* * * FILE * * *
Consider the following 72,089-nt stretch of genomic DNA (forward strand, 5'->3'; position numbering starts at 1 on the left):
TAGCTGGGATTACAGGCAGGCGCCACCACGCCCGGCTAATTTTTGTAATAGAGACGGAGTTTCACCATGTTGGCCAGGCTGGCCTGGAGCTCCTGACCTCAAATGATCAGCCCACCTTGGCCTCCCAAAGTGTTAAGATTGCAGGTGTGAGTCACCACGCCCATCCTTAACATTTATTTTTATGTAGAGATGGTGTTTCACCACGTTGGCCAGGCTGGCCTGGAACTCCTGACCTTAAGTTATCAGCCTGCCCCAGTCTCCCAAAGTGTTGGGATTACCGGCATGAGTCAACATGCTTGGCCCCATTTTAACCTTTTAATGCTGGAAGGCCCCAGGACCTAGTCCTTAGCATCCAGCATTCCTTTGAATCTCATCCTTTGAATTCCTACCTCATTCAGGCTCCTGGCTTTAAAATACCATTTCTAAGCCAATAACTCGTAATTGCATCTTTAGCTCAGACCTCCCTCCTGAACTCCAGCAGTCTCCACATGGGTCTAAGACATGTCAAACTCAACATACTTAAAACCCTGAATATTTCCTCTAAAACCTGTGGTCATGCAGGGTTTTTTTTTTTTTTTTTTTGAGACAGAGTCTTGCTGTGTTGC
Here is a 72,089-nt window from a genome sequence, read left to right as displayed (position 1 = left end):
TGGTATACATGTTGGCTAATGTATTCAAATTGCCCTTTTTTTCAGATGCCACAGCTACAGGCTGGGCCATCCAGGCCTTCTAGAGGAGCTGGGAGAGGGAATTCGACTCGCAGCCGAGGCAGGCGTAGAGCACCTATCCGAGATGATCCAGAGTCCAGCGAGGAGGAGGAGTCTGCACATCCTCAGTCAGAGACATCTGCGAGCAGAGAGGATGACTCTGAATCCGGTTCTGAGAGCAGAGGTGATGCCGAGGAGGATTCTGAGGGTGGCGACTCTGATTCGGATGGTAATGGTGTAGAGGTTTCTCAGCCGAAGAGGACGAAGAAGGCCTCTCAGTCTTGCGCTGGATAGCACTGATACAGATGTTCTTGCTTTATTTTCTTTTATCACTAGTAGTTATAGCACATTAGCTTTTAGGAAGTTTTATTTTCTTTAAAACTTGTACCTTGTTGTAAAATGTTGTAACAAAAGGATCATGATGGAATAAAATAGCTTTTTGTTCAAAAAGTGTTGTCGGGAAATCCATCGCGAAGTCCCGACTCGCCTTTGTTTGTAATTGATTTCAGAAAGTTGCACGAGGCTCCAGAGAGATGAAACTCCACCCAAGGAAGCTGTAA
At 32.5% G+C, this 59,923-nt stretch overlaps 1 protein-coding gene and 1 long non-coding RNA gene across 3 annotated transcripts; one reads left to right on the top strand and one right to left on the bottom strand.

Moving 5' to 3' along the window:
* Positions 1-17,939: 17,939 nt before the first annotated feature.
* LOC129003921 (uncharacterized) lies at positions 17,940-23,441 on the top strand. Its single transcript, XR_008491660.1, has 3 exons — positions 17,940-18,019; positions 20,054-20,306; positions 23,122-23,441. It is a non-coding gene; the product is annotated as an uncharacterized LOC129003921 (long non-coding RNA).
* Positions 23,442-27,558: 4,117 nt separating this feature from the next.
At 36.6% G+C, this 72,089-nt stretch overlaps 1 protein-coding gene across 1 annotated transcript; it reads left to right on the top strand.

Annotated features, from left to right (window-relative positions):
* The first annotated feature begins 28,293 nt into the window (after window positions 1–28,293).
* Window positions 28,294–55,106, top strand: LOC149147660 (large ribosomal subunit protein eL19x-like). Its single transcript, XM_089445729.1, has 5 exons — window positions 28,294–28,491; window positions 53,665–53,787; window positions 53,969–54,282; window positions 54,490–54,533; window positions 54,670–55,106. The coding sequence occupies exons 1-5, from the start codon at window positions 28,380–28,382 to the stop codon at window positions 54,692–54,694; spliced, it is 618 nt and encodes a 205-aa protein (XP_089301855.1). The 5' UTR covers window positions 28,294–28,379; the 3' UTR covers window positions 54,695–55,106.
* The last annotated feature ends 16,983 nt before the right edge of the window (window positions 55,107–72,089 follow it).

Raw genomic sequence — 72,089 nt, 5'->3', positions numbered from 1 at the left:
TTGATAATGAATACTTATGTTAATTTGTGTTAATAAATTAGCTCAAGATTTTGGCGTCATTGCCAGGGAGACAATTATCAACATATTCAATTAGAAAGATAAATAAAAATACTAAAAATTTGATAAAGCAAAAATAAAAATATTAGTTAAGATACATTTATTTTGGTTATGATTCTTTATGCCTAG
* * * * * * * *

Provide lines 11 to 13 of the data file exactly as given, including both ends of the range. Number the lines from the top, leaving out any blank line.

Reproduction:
Annotated features, from left to right (window-relative positions):
* The first annotated feature begins 28,293 nt into the window (after window positions 1–28,293).
* Window positions 28,294–55,106, top strand: LOC149147660 (large ribosomal subunit protein eL19x-like). Its single transcript, XM_089445729.1, has 5 exons — window positions 28,294–28,491; window positions 53,665–53,787; window positions 53,969–54,282; window positions 54,490–54,533; window positions 54,670–55,106. The coding sequence occupies exons 1-5, from the start codon at window positions 28,380–28,382 to the stop codon at window positions 54,692–54,694; spliced, it is 618 nt and encodes a 205-aa protein (XP_089301855.1). The 5' UTR covers window positions 28,294–28,379; the 3' UTR covers window positions 54,695–55,106.